Three members of the Iranian security forces have been stabbed to death by "rioters" near Tehran, the ISNA and Fars news agencies reported late Monday. The assailants wielding knives and machetes ambushed the three-a Revolutionary Guard and two members of the Basij militia-west of the capital, the news agencies reported. The deaths take to at least five the number of people confirmed to have been killed in violent demonstrations that erupted across Iran on Friday against a surprise petrol price hike.
Iran has sought to soften the public impact of increased fuel prices after a decision to reduce oil subsidies provoked the biggest anti-government demonstrations in two years. Following three days of protests, the Iranian government on Monday said it would provide monthly cash payments to more than 70 per cent of Iranians to compensate for the higher petrol costs. "This evening, the first phase will start by which 20m people will receive cash," Ali Rabiei, the government spokesman, told reporters in Tehran. Another 40m people would receive payments this week, he said.
Since widespread demonstrations against a three-fold increase in gasoline prices broke out four days ago, enraged protesters have attacked nearly nine Shi'a seminaries and Friday Prayer Imams' offices across the country, reports say. Hawza news agency said that protesters on Friday night attacked Khuzestan's seminary, in the province's capital city, Ahvaz, southwest Iran, and set it on fire. Meanwhile, Khuzestan's seminary maintained that forces affiliated with the Islamic Revolution Guards Corps' (IRGC) Baseej (Basij) (Organization for Mobilization of the Oppressed) rushed to the scene and did not allow the attackers to enter the seminary.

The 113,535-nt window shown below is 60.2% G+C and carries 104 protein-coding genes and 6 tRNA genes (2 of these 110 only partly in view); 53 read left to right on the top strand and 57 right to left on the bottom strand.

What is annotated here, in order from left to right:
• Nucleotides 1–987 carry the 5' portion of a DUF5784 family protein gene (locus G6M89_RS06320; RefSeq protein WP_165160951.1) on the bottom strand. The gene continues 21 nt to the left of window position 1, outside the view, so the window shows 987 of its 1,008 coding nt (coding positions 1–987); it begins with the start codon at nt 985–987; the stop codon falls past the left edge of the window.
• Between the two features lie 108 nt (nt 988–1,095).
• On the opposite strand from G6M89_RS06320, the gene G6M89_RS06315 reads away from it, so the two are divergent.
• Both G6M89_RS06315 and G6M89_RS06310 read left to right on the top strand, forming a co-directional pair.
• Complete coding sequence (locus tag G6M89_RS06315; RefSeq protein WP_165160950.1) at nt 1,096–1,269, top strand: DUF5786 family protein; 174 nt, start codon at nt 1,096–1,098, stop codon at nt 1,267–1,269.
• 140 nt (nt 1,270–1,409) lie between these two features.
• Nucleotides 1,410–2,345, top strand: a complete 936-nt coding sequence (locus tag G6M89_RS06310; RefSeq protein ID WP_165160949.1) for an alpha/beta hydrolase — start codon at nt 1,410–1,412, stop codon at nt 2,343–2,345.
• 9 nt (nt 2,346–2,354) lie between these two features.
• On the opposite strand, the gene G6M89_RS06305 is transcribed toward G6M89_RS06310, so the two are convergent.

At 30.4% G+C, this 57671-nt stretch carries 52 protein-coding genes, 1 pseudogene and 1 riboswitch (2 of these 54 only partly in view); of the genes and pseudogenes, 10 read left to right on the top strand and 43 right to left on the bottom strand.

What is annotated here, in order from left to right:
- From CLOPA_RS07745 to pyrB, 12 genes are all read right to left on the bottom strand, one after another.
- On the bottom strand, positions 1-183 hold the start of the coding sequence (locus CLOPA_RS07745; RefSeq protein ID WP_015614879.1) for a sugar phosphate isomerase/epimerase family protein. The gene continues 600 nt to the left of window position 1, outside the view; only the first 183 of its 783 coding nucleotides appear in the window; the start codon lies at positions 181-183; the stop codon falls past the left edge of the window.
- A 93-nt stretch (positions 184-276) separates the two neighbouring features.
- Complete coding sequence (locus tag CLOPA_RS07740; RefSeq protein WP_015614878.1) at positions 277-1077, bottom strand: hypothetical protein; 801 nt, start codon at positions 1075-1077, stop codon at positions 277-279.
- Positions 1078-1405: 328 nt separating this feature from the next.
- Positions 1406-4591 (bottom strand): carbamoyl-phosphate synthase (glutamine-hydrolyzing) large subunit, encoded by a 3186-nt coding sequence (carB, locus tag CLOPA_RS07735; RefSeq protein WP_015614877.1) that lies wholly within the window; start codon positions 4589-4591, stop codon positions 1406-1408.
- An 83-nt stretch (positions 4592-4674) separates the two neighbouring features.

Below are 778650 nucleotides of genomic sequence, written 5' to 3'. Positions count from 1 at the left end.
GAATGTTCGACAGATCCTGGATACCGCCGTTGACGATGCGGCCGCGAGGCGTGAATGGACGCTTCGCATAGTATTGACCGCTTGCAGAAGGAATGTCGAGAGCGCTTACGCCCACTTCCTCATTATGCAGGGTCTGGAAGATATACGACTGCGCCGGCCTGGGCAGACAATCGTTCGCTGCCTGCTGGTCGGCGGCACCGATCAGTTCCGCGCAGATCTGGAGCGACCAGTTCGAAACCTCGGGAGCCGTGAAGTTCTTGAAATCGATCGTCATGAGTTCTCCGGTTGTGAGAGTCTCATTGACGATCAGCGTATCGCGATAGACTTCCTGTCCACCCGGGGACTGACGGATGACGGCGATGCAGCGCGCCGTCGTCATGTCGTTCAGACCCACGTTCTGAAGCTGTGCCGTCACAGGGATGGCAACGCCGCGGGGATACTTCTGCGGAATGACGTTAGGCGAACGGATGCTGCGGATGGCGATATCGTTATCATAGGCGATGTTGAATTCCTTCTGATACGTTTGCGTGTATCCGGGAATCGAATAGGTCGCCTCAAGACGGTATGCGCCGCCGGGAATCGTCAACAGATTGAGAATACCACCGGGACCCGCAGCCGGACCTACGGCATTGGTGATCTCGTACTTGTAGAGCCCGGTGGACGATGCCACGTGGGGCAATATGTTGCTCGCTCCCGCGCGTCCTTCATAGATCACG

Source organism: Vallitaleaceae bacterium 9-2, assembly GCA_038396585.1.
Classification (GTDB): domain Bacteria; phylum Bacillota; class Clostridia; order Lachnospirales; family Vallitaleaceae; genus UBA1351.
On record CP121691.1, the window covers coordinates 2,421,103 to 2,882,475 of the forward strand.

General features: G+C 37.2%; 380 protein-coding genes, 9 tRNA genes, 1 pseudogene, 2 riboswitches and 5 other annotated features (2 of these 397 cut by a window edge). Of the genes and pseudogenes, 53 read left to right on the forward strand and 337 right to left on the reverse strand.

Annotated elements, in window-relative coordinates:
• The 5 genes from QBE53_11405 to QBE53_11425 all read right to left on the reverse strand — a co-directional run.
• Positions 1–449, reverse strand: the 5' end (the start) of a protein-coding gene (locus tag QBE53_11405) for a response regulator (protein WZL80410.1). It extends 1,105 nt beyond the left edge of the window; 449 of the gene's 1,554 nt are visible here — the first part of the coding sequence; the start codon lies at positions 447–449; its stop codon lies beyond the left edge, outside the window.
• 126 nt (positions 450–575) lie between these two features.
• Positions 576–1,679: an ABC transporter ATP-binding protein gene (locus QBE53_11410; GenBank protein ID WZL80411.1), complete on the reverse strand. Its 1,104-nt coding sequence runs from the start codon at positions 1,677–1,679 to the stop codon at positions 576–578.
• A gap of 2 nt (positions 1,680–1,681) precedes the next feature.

Though protests in Iran over a gasoline price hike due to subsidy reductions appear to have slowed down, they continued for a fourth day Nov. 18. Meanwhile, internet in the country was nearly completely shut down for a fourth straight day as well, restricting the information traveling to and from the country regarding the size of the protests and the number injured or killed. However, the protests were still large enough that the Islamic Revolutionary Guard Corps (IRGC) felt the need to issue a statement.
On Monday, Iran remained an offline nation. A startling weekend of protests gripped the country after its theocratic regime issued an edict Friday cutting fuel subsidies and raising the cost of gasoline. The measures incensed many ordinary Iranians, who have for months felt the bite of U.S.-imposed sanctions on the country's enfeebled economy. The dramatic scenes of unrest prompted Iranian authorities to effectively switch off the Internet.
U.S.-IRAN RELATIONS & NEGOTIATIONS
When a Marine veteran from Michigan was freed by Iran in 2016, an ordeal of imprisonment, torture and deprivation that had lasted almost four and a half years came to an end. Amir Hekmati was welcomed home as a hero. But his battle with the government in Tehran has given way to a struggle against another country - his own. On Monday, Mr. Hekmati, 36, sued the United States government over its failure to pay any of the compensation promised to him from a special fund for American citizens who are considered victims of state-sponsored terrorism.
Brian Hook, Washington's special envoy for Iran, says the United States is working to help Iranians bypass a near-total Internet shutdown imposed by the clerical establishment amid violent protests over a sharp hike in gasoline prices. Speaking to RFE/RL on November 18, Hook said the United States was trying to put in place "workarounds" to help Iranians access the global Internet. NetBlocks, which monitors worldwide Internet access, said connectivity in Iran had fallen to just 5 percent of ordinary levels in recent days.